Air pollution and its high concentration in cities is one of the problems facing society today, due to its harmful effects on the environment, but also on human health. One of the causes of this pollution is the increase in nitrogen oxide emissions, mainly due to the use of fossil fuels.
While the emissions of these gases are being reduced, photocatalysis is proving to be a tool for decontaminating air in cities: materials called semiconductors are created which, when coming into contact with the pollutant, under the effect of ultraviolet light, cause it to degrade, thus reducing its concentration in the air.
Two research groups of the University of Cordoba, belonging to the Chemical Institute for Energy and the Environment (IQUEMA),and the Department of Inorganic Chemistry and Chemical Engineering,have been working to produce these materials. The team,formed by the BioPrEn and Inorganic Chemistry groups, has obtained biodegradable materials to fix nanoparticles with photocatalytic activity (in this case, titanium dioxide), augmentingthe power and, therefore,the decontaminating effect.
The advances made by this work consist of "first, the creation of a biodegradable medium based on nanocellulose, obtained from agricultural waste; and, second, the development of a surface modification process of these nanoparticles, which results on their greater dispersion and immobilization,and, therefore, enhanced photocatalytic activity", explains one of the authors of the article, researcher Eduardo Espinosa.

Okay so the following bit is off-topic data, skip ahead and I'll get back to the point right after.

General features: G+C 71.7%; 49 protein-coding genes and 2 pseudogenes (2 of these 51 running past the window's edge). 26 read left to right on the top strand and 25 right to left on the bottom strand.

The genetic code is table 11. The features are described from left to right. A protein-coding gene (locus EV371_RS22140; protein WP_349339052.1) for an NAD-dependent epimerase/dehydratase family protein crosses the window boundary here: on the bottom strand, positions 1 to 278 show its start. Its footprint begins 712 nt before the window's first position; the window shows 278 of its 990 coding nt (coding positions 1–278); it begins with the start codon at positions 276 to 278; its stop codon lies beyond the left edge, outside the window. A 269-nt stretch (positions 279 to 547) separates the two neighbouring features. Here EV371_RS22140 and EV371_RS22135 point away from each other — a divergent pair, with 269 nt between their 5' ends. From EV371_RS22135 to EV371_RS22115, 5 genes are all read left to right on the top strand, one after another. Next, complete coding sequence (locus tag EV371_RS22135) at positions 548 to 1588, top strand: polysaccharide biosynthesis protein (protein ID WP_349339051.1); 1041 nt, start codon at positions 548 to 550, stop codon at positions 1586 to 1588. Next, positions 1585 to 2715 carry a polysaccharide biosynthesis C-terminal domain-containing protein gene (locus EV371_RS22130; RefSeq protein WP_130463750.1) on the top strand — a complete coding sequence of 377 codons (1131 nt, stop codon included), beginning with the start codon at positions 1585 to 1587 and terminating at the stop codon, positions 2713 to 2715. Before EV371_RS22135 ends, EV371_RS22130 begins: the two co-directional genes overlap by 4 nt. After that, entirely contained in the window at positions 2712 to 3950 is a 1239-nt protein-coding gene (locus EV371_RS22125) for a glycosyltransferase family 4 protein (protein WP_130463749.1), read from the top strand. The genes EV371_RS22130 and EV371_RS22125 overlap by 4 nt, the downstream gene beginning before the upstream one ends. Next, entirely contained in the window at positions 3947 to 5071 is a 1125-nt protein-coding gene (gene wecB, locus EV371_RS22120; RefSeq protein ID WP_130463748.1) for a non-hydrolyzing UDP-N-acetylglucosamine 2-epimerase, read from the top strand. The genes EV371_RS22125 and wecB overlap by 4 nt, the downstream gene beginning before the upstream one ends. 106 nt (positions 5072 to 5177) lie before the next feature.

The progress is twofold: it is possible to create a sustainable material by recovering a form of agricultural waste(thus contributing to the Circular Economy) and the process of fixing photocatalytic nanoparticles to this biodegradable medium is simplified. The benefit is, in fact, exponential, since the result is greater air decontamination due to the porosity and the three-dimensional nature of the material, which means that more photocatalytic particles are exposed to ultraviolet light compared to an opaque material or one in which only one surface is exposed to light.
What is it like? Where is it used?
Those who see this material will recognize a light, solid foam, but with very little density, similar to insulation coverings used in construction,or the popular corn "puffs." To effect decontamination "it can be used as a porous filter through which the gas stream passes, always exposed to ultraviolet light, and the gas comes out decontaminated," says Espinosa. Thus, gases released by industry, for example, would come out almost clean of nitrogen oxides.
A further step in this research would be to modify the photocatalytic particle so that it is more sensitive to light from the visible spectrum, without having to resort to ultraviolet sources. In this way the photocatalytic power would be activated by sunlight alone, and this type of technology could be applied to textiles and other types of materials,thereby reducing the concentration of gases only through exposure to the sun.
Read the original article on University of Córdoba.